Pros: Provides huge boost to HDV editing performance. Wide toolset with great colour correction tools.
Cons: High and strict hardware requirements. Strict workflow. Pricey.
Most video-editing applications have added support for HDV over the past year or so, but using it on a day-to-day basis is a chore. DV-based editors have grown used to working in real-time – or with high-quality previewing if not true real-time – and while today’s computer hardware makes a decent attempt at dealing with HDV, editing with precision is slow going.
Matrox’s RT.X2 attempts to replicate the success of the company’s RT2000, which introduced real-time DV editing to the masses back in 2000. It enables editors to capture, edit and output HDV with a minimum of fuss. Like the first generation of DV editing hardware, it’s somewhat limited in what it can do and requires a powerful computer to host it – but it’s far better than trying to edit HDV using software alone.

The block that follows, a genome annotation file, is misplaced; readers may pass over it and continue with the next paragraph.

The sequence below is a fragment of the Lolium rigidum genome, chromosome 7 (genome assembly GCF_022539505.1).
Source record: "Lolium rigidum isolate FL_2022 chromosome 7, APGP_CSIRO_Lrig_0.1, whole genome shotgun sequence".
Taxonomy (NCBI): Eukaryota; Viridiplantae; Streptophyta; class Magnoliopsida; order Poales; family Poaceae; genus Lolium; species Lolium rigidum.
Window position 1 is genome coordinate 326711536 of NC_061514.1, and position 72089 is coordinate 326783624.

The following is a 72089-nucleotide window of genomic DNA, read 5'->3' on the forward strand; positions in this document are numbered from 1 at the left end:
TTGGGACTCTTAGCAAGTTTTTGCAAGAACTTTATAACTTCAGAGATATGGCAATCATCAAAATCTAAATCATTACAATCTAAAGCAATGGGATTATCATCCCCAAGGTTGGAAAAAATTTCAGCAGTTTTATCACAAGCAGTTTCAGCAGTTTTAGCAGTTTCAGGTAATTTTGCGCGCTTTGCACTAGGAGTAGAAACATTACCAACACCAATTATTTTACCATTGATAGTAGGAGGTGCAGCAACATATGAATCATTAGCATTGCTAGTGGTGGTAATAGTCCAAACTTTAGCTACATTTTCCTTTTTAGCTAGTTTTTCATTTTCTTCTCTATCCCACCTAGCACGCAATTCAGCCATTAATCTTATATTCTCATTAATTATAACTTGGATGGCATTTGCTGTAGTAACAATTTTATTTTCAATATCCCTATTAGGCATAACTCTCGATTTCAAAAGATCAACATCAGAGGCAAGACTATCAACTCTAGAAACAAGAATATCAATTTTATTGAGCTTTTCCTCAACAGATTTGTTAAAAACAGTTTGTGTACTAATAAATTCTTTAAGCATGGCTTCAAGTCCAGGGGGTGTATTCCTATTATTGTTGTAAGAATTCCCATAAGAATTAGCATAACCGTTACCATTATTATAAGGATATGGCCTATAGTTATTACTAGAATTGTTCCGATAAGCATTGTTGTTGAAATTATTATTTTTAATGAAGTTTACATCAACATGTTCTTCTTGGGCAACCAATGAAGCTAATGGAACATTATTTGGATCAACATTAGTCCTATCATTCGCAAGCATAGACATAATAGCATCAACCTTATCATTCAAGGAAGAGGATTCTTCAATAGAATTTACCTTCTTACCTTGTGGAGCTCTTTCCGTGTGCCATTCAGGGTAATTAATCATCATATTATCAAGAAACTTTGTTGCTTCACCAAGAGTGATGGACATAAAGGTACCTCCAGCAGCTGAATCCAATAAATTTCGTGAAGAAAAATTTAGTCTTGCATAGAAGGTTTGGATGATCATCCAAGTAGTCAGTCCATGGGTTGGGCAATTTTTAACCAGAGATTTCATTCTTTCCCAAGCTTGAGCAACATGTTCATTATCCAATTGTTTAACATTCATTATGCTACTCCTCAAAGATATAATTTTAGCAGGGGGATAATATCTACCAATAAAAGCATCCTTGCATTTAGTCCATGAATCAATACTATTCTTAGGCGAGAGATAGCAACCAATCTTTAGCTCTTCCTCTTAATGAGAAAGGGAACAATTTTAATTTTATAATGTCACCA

To get the RT.X2 to run properly, you’ll probably need a new computer. There’s currently only a limited number of certified motherboards, processors, and graphics cards – or full systems from the likes of Dell and HP – and you’ll need to stick to these to obtain technical support.